Requiem For a Gonzo
March 4, 2005
In Gonzo We Trust: Hunter S. Thompson 1937-2005
By Spyder Darling
Ye Gods. Hunter S. Thompson, the audacious author of Fear and Loathing in Las Vegas is dead. Laid low by his own trigger finger while on the phone with his wife Anita in the kitchen of his compound in Woody Creek, Colorado. To make matters even more perverse, Hunter’s son Juan, daughter in law and 6-year-old grandson were home when the infamous author performed his final edit. And in the parlance of the Good Doctor himself, that is some very bad craziness.
And now the literary world is much lesser for it. Thompson was a true original, an outlaw reporter straight out of Kentucky, who despite his cynicism was a fierce friend of the American Dream and an outspoken enemy to the Godless greed heads in Washington who would gladly tax free speech so heavily that only the rich could afford it. Thompson was also no stranger to Wild Turkey, his home state’s finest sipping whiskey, gobbled down by the tanker full as he perfected the gonzo journalistic style in which the reporter himself becomes as much a part of the story as the subject matter. The lines between fact, fiction and the rapid beating heart of the matter in Hunter’s pieces were as thin as the wire frames of his trademark aviator sunglasses and tinted a similar shade of jimson weed green.
Though best known for his over the top journalistic style, Thompson’s screams of consciousness ran miles deeper than the bottom of a rocks glass and included interests in wildlife conservation as well as doing his part to correct social injustices, most recently in defense of Lisl Auman, a young woman appealing her life sentence at the Colorado State Prison for a murder that occurred while she was in police custody. Hunter brought Auman’s plight to light in the June 2004 issue of Vanity Fair, like a modern day Tom Joad, but tragically Thompson now will never taste the fruits of his over-proof Grapes of Wrath.
Thompson’s list of admirers began forming (to the left of course) with the mid-60s success of Hells Angels a first person no punches pulled account of a year spent riding with California’s notorious motorcycle enthusiasts. Since then, except Hells Angels leader Sonny Barger, whose tentative relationship with Hunter came to a sudden and unfortunately for Hunter, violent end, the author’s fan base has included such counter cultural heavy hitters as Gary Trudeau, Sean Penn, Bill Murray and Johnny Depp, who played Thompson in the movie version of Fear and Loathing in Las Vegas an ambitious but ultimately failed attempt at capturing the acid and ether flavored end of the hippie era at a drug enforcement convention in Sin City.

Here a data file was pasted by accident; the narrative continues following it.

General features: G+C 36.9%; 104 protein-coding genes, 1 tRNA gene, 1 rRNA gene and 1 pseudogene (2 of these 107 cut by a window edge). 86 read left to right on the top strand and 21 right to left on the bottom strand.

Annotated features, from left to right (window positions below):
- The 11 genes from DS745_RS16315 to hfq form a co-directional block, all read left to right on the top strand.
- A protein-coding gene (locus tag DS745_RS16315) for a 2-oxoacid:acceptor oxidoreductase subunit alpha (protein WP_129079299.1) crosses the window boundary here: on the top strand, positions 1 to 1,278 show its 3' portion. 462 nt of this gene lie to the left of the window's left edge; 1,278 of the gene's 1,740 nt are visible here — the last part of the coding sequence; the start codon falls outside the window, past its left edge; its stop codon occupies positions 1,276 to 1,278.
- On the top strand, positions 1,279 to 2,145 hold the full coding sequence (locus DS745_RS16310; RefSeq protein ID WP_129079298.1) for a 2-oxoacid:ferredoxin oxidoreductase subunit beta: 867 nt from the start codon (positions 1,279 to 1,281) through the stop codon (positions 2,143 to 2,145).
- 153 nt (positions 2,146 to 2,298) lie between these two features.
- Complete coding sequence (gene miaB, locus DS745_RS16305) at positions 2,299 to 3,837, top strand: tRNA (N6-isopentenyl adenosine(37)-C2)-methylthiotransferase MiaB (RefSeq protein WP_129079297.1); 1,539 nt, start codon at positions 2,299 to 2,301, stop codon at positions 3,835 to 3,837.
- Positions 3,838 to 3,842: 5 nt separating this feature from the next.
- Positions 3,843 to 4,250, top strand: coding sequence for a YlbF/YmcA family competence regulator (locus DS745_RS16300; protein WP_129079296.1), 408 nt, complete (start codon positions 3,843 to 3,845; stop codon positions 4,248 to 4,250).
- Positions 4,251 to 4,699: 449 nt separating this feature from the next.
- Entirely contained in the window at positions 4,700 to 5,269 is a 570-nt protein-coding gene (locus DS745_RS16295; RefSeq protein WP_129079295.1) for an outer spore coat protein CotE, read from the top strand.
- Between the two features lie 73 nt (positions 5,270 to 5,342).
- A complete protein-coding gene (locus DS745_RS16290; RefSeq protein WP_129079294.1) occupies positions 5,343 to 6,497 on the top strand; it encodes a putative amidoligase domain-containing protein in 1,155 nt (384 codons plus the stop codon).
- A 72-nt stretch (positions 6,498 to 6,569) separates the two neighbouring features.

Even Hunter’s arch nemesis, late President Richard M. Nixon, whose 1972 election Thompson chronicled in Fear and Loathing On the Campaign Trail ‘72 held Thompson in high regard, if only for the reporter’s willingness to indulge Nixon’s addiction to talking pro football. Never one to budge an inch when it came to the truth, Thompson later went on to de-sanctify Nixon in the scathing obituary He Was a Crook when many die hard democrats were praising the disgraced president who chose to resign following the Watergate scandal.
Like many of Hunter’s legion of whiskey and smoke fuelled readers, my relationship with Hunter’s work began in college when a roommate turned me on to the hallucinogenic odyssey Fear & Loathing in Las Vegas and its now iconic opening paragraph, the most culturally significant since Dickens’ A Tale of Two Cities.
We were somewhere around Barstow on the edge of the desert when the drugs began to take hold. I remember saying something like “I feel a bit lightheaded; maybe you should drive…” And suddenly there was a terrible roar all around us and the sky was full of what looked like huge bats, all swooping and screeching and diving around the car, which was going about a hundred miles an hour with the top down to Las Vegas. And a voice was screaming: “Holy Jesus! What are these goddamn animals?”
Thus began the book that launched a thousand imitators, and captured the imagination of an army of appreciators eager to live vicariously through Thompson’s bloodshot eyes. Admirers who tragically now will never know the thrill of a new Thompson manuscript nor on-line edition of Hey Rube the occasional column he’d dispatch from his home based gambling den for ESPN.com. In an all too creepy twist of fate, Thompson’s last column before shooting himself was entitled Shotgun Golf With Bill Murray. If only he’d written Celebrity Pillow Fights With Anna Kournikova what a different article this could have been.
Considering the war in Iraq, natural disasters and the breakup of Brad and Jenn, the world is still a fearsome and loath worthy place, but without Hunter S. Thompson’s to put it in improper perspective, it’s just not as much fun any more.
Aloha Hunter. The Kahuna has left the building.
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